Premier Pauline Marois made the announcement this morning, saying the projected cost of the Turcot is now $3.7 billion, more than double the $1.4 billion price tag that was announced in 2007.
Its expected date of completion has also been pushed back, from 2018 to 2020.
This newest estimate is up $700 million from the last one, which Marois said is a reserve to account for possible cost overruns.
“It should not cost more,” she said at the press conference.
Marois also announced $100 million in new initiatives related to the project — $40 million for public transit and $60 million for urban integration.
Plans for public transit include a reserved bus lane on Sherbrooke Street West between the Montreal West train station and Vendôme metro station, a reserved bus lane on Highway 13 to improve bus access between Laval and Côte-Vertu metro and more park-and-go lots outside the city’s core.
Agence métropolitaine de transport (AMT) president Nicolas Girard said he was pleased with the influx of money into public transit.
A temporary Victoria-Lachine train station on the Candiac commuter line will be added, and Girard said he expects it to become a permanent stop on the line.
“I think that each time the AMT puts temporary measures, a couple of years later it becomes a permanent measure, so I think that’s going to be the case this time,” he said.
The future of the Southwest borough
The government has other infrastructure priorities in the area. It plans to repair Notre-Dame Street West between the Angrignon interchange and turn Pullman Street into a boulevard. Marois said Quebec will also help the City of Montreal finance studies on the future of the Turcot Yards.
Plans to improve the area around the Gadbois recreation area, which is directly underneath a part of the Turcot that crosses the Lachine Canal, have also been made.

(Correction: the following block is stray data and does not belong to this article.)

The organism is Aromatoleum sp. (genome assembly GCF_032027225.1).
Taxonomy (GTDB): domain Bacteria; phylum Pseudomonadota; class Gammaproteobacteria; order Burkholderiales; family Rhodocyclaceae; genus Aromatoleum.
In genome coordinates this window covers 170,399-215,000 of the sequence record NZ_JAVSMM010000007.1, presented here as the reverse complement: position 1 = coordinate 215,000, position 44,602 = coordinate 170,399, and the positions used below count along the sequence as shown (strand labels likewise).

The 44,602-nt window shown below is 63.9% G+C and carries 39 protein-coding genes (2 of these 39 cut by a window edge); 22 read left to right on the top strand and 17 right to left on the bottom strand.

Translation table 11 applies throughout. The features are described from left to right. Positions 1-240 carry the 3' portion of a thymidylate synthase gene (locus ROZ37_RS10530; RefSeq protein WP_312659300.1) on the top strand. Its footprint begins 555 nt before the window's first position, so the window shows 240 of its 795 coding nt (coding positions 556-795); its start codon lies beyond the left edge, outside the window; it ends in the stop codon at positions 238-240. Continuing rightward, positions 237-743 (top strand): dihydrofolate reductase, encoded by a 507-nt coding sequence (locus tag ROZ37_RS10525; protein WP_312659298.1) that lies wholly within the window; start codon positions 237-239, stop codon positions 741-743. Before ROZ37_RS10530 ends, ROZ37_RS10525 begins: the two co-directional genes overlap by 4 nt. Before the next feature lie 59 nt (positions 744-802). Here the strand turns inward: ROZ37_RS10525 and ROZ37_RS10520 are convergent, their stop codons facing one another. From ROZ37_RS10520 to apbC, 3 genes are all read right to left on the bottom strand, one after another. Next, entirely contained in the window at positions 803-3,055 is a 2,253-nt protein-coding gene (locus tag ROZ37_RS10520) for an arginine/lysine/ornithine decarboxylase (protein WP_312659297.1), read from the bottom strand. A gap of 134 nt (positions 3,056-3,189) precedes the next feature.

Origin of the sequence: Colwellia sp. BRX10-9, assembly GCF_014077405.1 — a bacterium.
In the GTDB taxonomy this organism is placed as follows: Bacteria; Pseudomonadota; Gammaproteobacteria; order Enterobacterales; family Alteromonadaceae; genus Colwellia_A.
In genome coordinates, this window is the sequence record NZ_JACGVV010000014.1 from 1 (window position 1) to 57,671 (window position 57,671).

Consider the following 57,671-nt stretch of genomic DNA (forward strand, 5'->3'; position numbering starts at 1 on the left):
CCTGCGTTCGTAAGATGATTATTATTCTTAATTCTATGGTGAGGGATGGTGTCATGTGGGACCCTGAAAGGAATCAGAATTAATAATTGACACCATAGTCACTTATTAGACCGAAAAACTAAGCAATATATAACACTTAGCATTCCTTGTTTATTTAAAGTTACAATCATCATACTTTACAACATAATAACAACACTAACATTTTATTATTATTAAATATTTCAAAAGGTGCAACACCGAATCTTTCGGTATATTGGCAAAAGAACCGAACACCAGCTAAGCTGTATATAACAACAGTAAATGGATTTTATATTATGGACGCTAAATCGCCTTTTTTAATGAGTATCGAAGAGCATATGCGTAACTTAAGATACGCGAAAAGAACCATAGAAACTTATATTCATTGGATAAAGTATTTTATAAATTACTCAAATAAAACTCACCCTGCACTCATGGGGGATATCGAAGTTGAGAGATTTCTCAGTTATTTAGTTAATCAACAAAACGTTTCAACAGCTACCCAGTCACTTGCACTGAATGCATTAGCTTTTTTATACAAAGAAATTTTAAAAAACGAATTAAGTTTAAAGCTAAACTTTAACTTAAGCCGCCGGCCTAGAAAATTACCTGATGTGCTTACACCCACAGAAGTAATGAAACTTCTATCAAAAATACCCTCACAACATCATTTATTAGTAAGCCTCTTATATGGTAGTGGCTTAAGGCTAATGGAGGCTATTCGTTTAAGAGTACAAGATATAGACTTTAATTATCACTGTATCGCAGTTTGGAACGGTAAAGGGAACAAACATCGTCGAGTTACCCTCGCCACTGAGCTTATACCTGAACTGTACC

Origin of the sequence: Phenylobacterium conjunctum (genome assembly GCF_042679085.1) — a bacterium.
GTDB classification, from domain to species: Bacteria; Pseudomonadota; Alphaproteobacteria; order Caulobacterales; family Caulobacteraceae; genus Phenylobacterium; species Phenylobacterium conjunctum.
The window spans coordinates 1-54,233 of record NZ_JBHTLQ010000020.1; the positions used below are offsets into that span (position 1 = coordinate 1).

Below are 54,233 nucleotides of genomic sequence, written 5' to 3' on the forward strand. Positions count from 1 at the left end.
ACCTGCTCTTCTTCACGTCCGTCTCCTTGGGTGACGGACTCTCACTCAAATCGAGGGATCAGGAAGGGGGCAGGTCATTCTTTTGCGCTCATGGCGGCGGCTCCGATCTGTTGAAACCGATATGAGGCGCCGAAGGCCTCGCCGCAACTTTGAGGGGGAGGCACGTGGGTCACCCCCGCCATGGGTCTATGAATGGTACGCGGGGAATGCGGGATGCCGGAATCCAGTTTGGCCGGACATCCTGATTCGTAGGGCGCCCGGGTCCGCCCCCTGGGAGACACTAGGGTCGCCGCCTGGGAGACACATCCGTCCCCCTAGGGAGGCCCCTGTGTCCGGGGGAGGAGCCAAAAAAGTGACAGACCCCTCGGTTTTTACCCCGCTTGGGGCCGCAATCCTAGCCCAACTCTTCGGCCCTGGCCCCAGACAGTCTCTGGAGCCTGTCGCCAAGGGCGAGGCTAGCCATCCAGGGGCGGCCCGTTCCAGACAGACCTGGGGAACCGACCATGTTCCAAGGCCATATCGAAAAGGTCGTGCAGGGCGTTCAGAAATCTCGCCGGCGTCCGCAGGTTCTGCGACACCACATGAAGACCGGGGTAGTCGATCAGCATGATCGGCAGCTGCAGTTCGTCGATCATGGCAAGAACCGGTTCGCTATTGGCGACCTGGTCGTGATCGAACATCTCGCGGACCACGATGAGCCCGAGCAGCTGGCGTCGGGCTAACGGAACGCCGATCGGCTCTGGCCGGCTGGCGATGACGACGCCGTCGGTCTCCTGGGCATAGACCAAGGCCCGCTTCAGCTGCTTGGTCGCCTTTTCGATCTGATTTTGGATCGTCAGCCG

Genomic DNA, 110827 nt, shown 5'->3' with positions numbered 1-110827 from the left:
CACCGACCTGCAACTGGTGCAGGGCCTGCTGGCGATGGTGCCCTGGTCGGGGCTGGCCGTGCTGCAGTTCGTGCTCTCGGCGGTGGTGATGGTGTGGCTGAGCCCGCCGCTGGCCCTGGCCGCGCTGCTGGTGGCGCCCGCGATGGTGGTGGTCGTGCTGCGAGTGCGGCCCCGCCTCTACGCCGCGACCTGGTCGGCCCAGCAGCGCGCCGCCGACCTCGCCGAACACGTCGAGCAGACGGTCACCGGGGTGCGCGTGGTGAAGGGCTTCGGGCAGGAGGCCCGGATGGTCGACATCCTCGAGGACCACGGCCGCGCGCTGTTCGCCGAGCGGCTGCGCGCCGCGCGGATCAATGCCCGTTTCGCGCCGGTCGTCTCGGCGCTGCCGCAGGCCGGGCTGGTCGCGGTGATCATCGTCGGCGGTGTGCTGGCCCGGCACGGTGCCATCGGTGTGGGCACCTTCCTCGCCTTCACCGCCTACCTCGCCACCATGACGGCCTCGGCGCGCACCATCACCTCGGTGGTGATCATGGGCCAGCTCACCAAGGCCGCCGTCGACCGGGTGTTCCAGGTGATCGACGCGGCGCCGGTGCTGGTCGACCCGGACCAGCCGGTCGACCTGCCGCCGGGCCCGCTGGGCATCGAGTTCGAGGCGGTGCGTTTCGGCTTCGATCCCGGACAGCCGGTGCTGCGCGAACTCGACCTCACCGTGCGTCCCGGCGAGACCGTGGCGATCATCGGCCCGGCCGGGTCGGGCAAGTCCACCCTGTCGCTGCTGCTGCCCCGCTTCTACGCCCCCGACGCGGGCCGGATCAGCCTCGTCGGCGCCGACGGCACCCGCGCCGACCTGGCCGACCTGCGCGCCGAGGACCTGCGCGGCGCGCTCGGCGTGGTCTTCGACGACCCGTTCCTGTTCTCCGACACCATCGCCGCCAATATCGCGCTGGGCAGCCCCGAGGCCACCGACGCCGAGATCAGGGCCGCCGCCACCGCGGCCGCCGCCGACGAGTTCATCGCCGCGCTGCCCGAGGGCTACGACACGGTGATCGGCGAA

But Shannon Franssen of Mobilisation Turcot, a St-Henri-based group calling for a smaller interchange, questioned whether the measures announced today will really improve the quality of life of nearby residents.
She said that the bigger the Turcot is, the more cars will use it, thus creating more pollution.
She also said that a promise to keep the part of the Turcot that runs through Côte-St-Paul in the Southwest borough off the ground was absent from today’s mock-ups of the interchange.
“They’re using the right words, but the plans are still the same,” she said.
Measures to curb corruption
Jean-François Lisée, the minister responsible for Montreal, said that provisions in Bill 1 will help protect the Turcot project from construction industry corruption.
“The companies must have, on their board or [among] their managers, no one who was convicted or accused of fraud,” he said.
“If you have these people then you have to get rid of them, or if you don’t, then you cannot bid.”
Marois also said the government would put a spending cap on the Turcot project, and that a group of independent experts would review costs.
“Turcot will be in compliance with laws and rules this government has adopted to ensure integrity in the awarding of public contracts,” Marois said.
“All the companies invited to work on the project will have to get an authorization from the Autorité des marchés financiers before signing any contract worth more than $40 million. This project will be closely scrutinized and no exceptions will be made.”Work to replace the Turcot interchange is scheduled to begin in 2015.